Teaching your child

Help your child conquer 'fear of speaking'

Help your child conquer 'fear of speaking'

August 23, 2002|by LISA TEDRICK PREJEAN

So, what did you do this summer?

If asked on the bus, the question seems friendly and non-threatening.

But when turned into a classroom assignment, it can assume an ominous tone, especially if an oral presentation is expected.

Speaking in front of classmates might not faze some children, but to others, getting up in front of their peers is tantamount to torture.

What can we as parents do to help our children prepare for public speaking assignments?

First we need to push aside any fears that we have, suggests David J. Dempsey, a professional speaker and trainer and an adjunct professor at Oglethorpe University in Atlanta.

Parents may unknowingly convey their fears to children.

"The fear of speaking is so prevalent in our society," says Dempsey, author of "Legally Speaking: 40 Powerful Presentation Principles Lawyers Need to Know."


But if a child can communicate his thoughts clearly, that will give him an advantage.

Here are the keys to a good presentation, Dempsey says, whether it's given in the classroom or the board room:


  • Think through what you're going to say.

  • Know something about the audience. How much will they understand? Are they familiar with your topic? How much background do you need to give? How much time do you have? Expect the best - whether it's three minutes or 30 minutes.

  • Be mentally ready. Picture yourself as confident.

  • What is the tone of your presentation? Are you trying to inspire, inform or entertain?

  • At the end of your presentation, what would you like to have accomplished? When planning, work backward so you can meet this goal.

Don't get into a situation where stress is maximized. Don't start preparing a report the night before it's due. Keep track of presentation assignments.

"If you are prepared to speak, your confidence will soar and you will have lasting, positive memories of your speaking experience," Dempsey says.


Organization is critical.

Classmates won't remember all the details of the presentation, but they will remember two or three well-developed points.

Your presentation has three main parts:

1. Tell them what you're going to tell them.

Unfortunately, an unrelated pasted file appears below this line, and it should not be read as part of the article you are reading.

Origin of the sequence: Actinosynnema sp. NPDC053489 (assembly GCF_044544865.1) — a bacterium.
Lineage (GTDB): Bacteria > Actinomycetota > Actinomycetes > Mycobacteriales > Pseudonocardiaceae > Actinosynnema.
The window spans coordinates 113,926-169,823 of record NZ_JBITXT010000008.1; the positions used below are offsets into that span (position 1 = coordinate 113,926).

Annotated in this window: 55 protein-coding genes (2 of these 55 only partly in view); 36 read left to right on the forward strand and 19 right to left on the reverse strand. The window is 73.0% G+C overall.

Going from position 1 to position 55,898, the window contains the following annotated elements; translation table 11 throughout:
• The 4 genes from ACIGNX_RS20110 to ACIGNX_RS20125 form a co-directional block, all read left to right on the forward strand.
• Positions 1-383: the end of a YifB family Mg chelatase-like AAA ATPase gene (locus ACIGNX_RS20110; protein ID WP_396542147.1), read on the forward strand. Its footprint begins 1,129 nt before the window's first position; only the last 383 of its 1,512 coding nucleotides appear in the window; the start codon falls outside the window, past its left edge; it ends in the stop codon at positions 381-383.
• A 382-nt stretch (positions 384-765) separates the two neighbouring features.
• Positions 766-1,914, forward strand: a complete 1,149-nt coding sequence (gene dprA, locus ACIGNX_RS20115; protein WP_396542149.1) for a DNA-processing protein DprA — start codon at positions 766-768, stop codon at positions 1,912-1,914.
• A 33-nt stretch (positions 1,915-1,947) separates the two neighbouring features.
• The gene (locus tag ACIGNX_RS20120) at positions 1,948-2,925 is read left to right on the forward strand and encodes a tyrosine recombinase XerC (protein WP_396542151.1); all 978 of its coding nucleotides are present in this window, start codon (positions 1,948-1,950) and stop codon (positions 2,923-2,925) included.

2. Tell them.

3. Tell them what you've told them.

  • Have a catchy opening. Make a surprising statement, deliver a quote or ask a question: "Have you ever been in a situation and didn't know what to do and didn't have anybody to turn to?"

  • Convince your listeners in 15 seconds that you're worth listening to. Don't shuffle papers. If you're going to memorize any part of the presentation, memorize the opening.

  • What is your purpose? Can you say it in one sentence? For example, "Classmates, I'd like to tell you three things about a book I read this summer."

    "Make only a few concise points; don't overwhelm your listeners with information," Dempsey says.

  • Think of your presentation as a conversation. Talk to the audience in the same way you would talk to a good friend in a one-on-one conversation. Try to weave it in story-like fashion. Make it engaging. Think about the teachers who made the biggest impression on you. They probably were good storytellers.

  • Eye contact is important, so look at the audience often and focus on the friendly faces - your best friend or the teacher - those people who will give you positive affirmation, a smile, a nod. Look at them early on and at key points.

  • Use few notes. If you take your entire presentation with you, you will read it, and not talk to your listeners.

Close strong. Summarize three or four points that you covered.


Be comfortable with what you will say and how you will say it before you give the speech.

Practice the presentation in front of a mirror.

Revise your written presentation so that you select colorful words and the points are clear.

Parents should encourage children to seize every opportunity to practice their public speaking skills.

"The sooner they start the better," Dempsey says. "Looking back at my background, probably the thing I benefited most from was when I had the opportunity to speak.

"Communication is critical. It is the most important skill students will learn at any level."

For more information, go to Dempsey's Web site,

Lisa Tedrick Prejean writes a weekly column for The Herald-Mail's Family page. Send e-mail to her at

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